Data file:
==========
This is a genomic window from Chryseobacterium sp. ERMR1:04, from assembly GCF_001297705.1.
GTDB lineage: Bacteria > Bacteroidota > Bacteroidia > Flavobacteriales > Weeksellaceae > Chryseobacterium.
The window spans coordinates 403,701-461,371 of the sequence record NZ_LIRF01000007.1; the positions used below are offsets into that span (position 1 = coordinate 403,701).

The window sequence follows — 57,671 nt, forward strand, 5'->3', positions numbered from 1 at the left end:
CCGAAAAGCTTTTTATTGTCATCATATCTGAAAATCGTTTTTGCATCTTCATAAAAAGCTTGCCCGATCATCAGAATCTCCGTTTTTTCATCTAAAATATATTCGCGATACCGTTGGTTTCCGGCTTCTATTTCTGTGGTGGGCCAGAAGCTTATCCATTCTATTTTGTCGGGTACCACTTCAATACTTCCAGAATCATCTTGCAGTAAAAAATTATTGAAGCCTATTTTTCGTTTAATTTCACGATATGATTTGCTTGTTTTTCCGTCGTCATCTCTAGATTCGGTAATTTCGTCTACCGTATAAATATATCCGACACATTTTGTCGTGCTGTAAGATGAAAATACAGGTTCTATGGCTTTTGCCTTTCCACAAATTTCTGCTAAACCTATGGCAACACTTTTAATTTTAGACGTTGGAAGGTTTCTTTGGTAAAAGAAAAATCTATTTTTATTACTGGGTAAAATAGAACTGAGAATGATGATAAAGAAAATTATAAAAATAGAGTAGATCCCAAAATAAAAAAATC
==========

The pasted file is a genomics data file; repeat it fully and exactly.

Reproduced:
This is a genomic window from Chryseobacterium sp. ERMR1:04, from assembly GCF_001297705.1.
GTDB lineage: Bacteria > Bacteroidota > Bacteroidia > Flavobacteriales > Weeksellaceae > Chryseobacterium.
The window spans coordinates 403,701-461,371 of the sequence record NZ_LIRF01000007.1; the positions used below are offsets into that span (position 1 = coordinate 403,701).

The window sequence follows — 57,671 nt, forward strand, 5'->3', positions numbered from 1 at the left end:
CCGAAAAGCTTTTTATTGTCATCATATCTGAAAATCGTTTTTGCATCTTCATAAAAAGCTTGCCCGATCATCAGAATCTCCGTTTTTTCATCTAAAATATATTCGCGATACCGTTGGTTTCCGGCTTCTATTTCTGTGGTGGGCCAGAAGCTTATCCATTCTATTTTGTCGGGTACCACTTCAATACTTCCAGAATCATCTTGCAGTAAAAAATTATTGAAGCCTATTTTTCGTTTAATTTCACGATATGATTTGCTTGTTTTTCCGTCGTCATCTCTAGATTCGGTAATTTCGTCTACCGTATAAATATATCCGACACATTTTGTCGTGCTGTAAGATGAAAATACAGGTTCTATGGCTTTTGCCTTTCCACAAATTTCTGCTAAACCTATGGCAACACTTTTAATTTTAGACGTTGGAAGGTTTCTTTGGTAAAAGAAAAATCTATTTTTATTACTGGGTAAAATAGAACTGAGAATGATGATAAAGAAAATTATAAAAATAGAGTAGATCCCAAAATAAAAAAATC